So after a light supper and a walk on the waterfront of Birch Bay, I retired to the privacy of my tent, removed my hearing aids – ah, peace and quiet! – read for a while and dozed off at some point of the late evening leaving the kids and Basil listening to me “sawing logs!”
[Basil’s comment: “Sawing logs is actually quieter than ‘im”]
Day 2 – Birch Bay to Bayview SP
I woke early in the morning and managed to quietly pack up the tent, load everything onto the bike and abscond “Playland” to search for breakfast before the youthful throng awoke!
Knowing this route a little, I knew that I could get a breakfast after about an hour’s ride of 19 km in Ferndale,WA. The country roads were very quiet with not much traffic even when I passed the large BP oil refinery on Grandview Rd. Once on Ferndale’s main street I crossed over the I5 Interstate Freeway to a McDonald’s for a breakfast and some free WiFi. From the restaurant, it was then an easy ride south first on Barrett Dr./Pacific Hwy. and Northwest Ave. which are roads paralleling the busy Interstate. Northwest Ave. took me to downtown Bellingham where I rode on streets close to the waterfront to get through the busier sections. I stopped at a Haggen Food Store to forage for lunch supplies before heading up Chuckanut Drive.
Although Chuckanut Dr. is narrow and without shoulders for the most part, it is still a very scenic ride with great views over Chuckanut and Samish Bays. I found a pleasant roadside stop with bay views to eat my lunch and rest for a short while.
I left Chuckanut at Bow Hill Rd. to ride west on country roads to the small town of Edison, where I stopped for a coffee and the obligatory delicacy from the wonderful little bakery there. Edison is really more like a small village, a few small stores and a population of less than 150. The town was named after Thomas Edison, the inventor, but as to his ties to this community, I have no idea? The local bar there made me chuckle as I read their sign for “Soup of the Day!”
I picked up a few supplies in Edison as it was the last chance before my camping stop at Bayview State Park about 10 km farther south on the Bayview Edison Rd.
Bayview SP is a pleasant campground also with hiker/biker sites. Unfortunately, the h/b sites had been relocated from where I remembered them to be into a brand new freshly graded and gravelled area. When I say “freshly gravelled” I mean that I had to wait for the gravel to be graded. To pass the time while the “dust cleared,” I went for a shower then waited a short time longer as the guy was still finishing up grading the gravel.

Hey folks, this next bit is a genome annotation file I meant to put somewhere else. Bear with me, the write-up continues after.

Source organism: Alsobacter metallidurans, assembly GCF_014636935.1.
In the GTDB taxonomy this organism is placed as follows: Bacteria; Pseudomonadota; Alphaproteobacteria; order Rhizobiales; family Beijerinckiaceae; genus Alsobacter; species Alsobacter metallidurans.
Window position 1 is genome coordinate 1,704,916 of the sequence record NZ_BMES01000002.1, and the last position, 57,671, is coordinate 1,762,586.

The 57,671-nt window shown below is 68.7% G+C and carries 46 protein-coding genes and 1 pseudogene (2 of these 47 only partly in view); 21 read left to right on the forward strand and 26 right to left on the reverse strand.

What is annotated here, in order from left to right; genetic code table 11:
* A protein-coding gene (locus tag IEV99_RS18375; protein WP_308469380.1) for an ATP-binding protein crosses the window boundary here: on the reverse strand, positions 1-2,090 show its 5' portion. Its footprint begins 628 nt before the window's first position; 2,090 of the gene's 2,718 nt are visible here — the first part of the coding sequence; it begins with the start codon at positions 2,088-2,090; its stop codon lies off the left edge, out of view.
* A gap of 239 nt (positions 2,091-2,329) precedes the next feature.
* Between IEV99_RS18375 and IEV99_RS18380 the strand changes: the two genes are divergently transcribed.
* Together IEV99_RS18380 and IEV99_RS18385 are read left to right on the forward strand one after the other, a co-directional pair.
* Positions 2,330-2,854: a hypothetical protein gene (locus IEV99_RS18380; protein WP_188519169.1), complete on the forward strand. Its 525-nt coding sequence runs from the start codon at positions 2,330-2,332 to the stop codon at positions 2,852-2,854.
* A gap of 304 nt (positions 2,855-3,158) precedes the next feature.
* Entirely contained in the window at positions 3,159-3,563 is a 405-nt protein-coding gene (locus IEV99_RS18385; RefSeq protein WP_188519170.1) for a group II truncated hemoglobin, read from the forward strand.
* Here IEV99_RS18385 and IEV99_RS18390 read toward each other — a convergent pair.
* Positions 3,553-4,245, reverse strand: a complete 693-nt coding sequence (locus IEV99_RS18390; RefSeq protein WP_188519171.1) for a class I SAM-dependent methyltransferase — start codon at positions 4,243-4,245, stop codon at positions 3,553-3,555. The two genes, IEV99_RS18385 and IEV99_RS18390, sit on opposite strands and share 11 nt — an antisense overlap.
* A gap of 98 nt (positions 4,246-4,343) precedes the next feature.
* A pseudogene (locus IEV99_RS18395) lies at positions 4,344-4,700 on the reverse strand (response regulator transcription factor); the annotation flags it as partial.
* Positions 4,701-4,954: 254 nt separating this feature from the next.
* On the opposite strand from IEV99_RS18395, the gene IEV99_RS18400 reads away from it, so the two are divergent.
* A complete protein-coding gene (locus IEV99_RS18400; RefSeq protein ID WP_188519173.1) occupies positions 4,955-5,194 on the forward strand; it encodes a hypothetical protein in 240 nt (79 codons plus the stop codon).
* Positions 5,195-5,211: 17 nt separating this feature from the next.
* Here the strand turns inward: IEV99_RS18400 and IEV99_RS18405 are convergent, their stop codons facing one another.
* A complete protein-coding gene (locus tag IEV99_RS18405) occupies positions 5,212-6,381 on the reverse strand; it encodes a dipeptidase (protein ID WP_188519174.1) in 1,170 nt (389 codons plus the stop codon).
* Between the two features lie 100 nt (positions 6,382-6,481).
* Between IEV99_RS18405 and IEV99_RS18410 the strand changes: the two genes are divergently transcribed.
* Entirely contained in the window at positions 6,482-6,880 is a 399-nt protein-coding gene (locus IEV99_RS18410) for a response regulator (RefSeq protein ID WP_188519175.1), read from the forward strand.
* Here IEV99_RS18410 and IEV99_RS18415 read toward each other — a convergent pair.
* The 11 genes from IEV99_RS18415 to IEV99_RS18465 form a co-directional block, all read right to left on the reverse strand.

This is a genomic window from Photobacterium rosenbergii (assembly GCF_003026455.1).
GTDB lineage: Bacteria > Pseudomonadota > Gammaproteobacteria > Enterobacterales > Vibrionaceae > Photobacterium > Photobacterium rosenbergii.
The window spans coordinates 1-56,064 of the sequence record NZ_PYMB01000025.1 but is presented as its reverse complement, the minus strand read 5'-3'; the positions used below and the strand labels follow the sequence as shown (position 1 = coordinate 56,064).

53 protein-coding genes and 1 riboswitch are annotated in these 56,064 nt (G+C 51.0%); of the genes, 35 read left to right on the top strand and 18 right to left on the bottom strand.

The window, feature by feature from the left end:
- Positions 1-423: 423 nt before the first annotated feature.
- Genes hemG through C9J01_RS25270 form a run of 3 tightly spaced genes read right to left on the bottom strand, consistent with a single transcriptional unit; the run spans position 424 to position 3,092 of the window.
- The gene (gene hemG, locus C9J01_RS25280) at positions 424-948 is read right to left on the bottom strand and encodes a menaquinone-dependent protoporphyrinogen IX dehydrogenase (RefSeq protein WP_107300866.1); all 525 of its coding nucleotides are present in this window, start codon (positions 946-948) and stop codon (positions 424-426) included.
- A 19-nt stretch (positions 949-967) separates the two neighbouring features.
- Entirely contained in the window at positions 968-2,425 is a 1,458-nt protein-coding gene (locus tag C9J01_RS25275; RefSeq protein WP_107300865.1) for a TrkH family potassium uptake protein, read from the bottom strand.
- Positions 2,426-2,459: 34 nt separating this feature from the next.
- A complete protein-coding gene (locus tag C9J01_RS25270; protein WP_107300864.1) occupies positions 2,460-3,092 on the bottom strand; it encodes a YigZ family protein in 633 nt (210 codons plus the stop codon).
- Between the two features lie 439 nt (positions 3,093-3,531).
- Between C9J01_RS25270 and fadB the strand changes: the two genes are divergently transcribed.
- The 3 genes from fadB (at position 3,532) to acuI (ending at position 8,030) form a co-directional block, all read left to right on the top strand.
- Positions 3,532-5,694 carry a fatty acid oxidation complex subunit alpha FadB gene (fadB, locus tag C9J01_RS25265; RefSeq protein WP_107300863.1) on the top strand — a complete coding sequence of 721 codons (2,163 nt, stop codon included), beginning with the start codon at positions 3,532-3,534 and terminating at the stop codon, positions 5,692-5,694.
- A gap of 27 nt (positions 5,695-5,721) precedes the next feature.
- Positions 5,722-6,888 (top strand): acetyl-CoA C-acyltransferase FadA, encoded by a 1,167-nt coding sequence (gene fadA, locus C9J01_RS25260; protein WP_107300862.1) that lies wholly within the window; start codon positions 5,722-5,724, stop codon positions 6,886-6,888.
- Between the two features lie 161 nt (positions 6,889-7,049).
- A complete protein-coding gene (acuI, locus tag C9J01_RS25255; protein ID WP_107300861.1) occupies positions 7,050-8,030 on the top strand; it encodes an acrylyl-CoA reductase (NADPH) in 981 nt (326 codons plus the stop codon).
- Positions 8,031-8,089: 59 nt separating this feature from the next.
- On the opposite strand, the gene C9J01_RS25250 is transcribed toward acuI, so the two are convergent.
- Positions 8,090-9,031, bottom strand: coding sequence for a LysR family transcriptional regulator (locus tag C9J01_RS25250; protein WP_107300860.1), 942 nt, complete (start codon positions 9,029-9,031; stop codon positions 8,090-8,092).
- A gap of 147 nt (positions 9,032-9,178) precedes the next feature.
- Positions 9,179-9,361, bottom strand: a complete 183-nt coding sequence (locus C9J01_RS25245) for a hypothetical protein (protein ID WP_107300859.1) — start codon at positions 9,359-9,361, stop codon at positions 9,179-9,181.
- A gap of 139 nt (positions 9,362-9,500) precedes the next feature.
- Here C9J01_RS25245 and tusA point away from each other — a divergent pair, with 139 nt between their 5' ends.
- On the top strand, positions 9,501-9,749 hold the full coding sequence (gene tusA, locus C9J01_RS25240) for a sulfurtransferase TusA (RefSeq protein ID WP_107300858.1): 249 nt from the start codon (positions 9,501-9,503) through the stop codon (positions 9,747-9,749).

The h/b sites were in a nice enough area, but that fresh gravel was loose, dusty and not compacted at all which made for a dirty, dusty set-up with little purchase for my tent pegs. The old h/b area was grassy and was certainly a much more pleasant experience. Nevertheless I managed and made the best of it – a couple of brandies lightened my mood before supper. After eating, I crossed the road to the waterfront part of park and enjoyed some splendid views of the bay and chatted with some other campers who had ventured over to watch the sun set.
Even with loose gravel I slept very well and woke up to another fine day and quiet surroundings as there were no other campers in my area at all. I made a quick breakfast snack with some coffee then shook the dust out of my gear before heading out for what promised to be a good day of riding.
Perhaps only just over a kilometre south of Bayview SP, I joined my second trail of this trip, the Padilla Bay Shore Trail, and although only approximately 4 km in length it was still a pleasant interlude and alternative to riding on the shared road for a short while.
Great little trip. Congratz. Envy you as usual… 😉
Hi Adam Was this trip account posted back in August of 2016? It just appeared in my email feed.
For those who might want a quicker, multimodal trip to or from Port Townsend you can now travel by interlocking bike-friendly local bus lines from Blaine to the ferry terminal on Whidbey Island. Was really quite quick and cost a total of $3.00 US. If anyone wants more info they can contact me at email@example.com.
Hi Ron: Thanks for the info – I did know about the bus but wanted to enjoy the whole loop via bike.
And yes, I’m a bit behind with my blogging hence the date is back in August 2016, when I started writing the post and never got back to it until now!!! at least until Basil reminded me 😉